Reviewed bynaveensankaran18Vote: 8/10
Despite being hampered by commercial roadblocks, Sardar still succeeds in carrying out such a mammoth project, thanks to the brilliance in the screenplay by P. S. Mithran. Backed up by some scintillating background score from G V Prakash Kumar, this Karthi starter has much more to offer than just being any other spy thrillers out there.
Note - Though I will be discussing the screenplay techniques used in the feature, I will refrain from any kind of spoilers, as much as possible. Happy reading!
Prelude - The man behind the (Iron) Screen
Usually, after witnessing any feature in a theatre, people flock out, in-order to flock to a different kind of medium - Social Media. However, after this particular feature, the way we see and use mobile phones, let alone social media, was changed. The feature is Irumbu Thirai (Iron Screen) and the man who created the change is P. S. Mithran. The way the seriousness of the theme was handled was commended by many.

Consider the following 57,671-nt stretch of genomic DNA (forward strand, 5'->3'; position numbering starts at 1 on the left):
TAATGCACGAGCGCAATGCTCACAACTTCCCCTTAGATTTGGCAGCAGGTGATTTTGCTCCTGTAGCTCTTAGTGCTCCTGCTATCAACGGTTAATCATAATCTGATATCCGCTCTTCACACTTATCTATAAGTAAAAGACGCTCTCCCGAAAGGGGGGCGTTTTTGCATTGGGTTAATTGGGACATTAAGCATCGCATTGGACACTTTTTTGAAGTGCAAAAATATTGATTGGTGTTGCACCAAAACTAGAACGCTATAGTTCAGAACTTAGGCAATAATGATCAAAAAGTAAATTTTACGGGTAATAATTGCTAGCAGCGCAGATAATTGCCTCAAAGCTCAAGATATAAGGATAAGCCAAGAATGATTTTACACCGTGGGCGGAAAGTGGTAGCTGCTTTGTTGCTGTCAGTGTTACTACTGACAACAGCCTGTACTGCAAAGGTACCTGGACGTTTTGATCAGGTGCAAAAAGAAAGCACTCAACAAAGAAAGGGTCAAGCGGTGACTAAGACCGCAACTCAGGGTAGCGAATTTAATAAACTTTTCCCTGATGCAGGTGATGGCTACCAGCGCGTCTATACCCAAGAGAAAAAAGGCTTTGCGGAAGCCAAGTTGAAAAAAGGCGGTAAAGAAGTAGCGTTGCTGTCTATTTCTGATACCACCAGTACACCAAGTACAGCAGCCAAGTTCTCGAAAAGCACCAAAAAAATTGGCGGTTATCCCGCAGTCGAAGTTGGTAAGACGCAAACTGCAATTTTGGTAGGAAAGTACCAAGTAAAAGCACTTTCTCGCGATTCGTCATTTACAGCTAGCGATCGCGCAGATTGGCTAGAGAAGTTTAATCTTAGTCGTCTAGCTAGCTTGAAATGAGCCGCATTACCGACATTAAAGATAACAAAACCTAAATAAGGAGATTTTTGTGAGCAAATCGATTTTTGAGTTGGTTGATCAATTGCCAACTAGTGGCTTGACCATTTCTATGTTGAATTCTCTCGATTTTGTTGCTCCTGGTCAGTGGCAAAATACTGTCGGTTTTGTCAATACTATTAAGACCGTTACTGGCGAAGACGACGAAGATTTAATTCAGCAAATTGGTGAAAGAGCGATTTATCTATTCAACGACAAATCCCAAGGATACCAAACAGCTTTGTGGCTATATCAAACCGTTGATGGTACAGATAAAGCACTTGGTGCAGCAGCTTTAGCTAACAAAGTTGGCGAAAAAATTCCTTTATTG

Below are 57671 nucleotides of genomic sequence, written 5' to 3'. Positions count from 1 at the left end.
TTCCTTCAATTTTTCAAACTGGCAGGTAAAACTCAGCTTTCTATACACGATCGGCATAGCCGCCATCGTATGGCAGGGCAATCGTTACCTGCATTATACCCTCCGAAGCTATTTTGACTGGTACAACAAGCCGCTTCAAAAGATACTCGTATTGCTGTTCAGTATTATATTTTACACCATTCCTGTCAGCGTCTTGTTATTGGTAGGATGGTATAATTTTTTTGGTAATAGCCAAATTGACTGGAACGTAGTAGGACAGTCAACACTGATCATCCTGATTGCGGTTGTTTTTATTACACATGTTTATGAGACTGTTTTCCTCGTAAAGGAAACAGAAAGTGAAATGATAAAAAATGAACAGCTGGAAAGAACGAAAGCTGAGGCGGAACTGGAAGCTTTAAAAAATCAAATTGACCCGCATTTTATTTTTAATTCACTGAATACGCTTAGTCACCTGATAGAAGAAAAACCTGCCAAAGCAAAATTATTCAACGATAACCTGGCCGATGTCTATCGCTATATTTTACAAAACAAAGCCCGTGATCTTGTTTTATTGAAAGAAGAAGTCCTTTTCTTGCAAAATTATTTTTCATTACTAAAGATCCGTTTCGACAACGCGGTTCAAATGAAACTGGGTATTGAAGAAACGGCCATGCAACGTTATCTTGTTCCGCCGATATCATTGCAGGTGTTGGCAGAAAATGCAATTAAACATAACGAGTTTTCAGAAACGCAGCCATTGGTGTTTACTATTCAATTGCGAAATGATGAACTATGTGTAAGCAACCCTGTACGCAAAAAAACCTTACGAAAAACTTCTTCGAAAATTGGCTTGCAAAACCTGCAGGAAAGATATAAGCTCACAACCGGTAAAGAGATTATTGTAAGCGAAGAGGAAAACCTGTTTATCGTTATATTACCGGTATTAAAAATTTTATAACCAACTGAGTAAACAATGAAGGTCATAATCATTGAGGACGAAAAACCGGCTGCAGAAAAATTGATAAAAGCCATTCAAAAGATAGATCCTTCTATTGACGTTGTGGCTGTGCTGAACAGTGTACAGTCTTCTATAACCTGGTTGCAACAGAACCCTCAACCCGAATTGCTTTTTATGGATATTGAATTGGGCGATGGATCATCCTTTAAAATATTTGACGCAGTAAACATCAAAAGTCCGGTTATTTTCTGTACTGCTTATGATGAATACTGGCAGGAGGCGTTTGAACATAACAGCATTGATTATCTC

Although his next feature - Hero - was as ambitious as his first, it did not just strike a chord with the audience and ended up with a lukewarm response. Nevertheless, the treatment was more than enough for P. S. Mithran to earn a spot on my list of "Screenplay writers to watch out for".
Yes, he is a commercial director. Yes, the initial 30 minutes will have a mandatory "love" portion for the lead character (aka Hero). And Yes, the lead character ultimately wins! In spite of having such a stereotypical storyline in both of his previous films, P. S. Mithran stood out with the way he presented them, in his different approach to creating such thrillers. This was purely the only motive for me to watch his next feature - Sardar.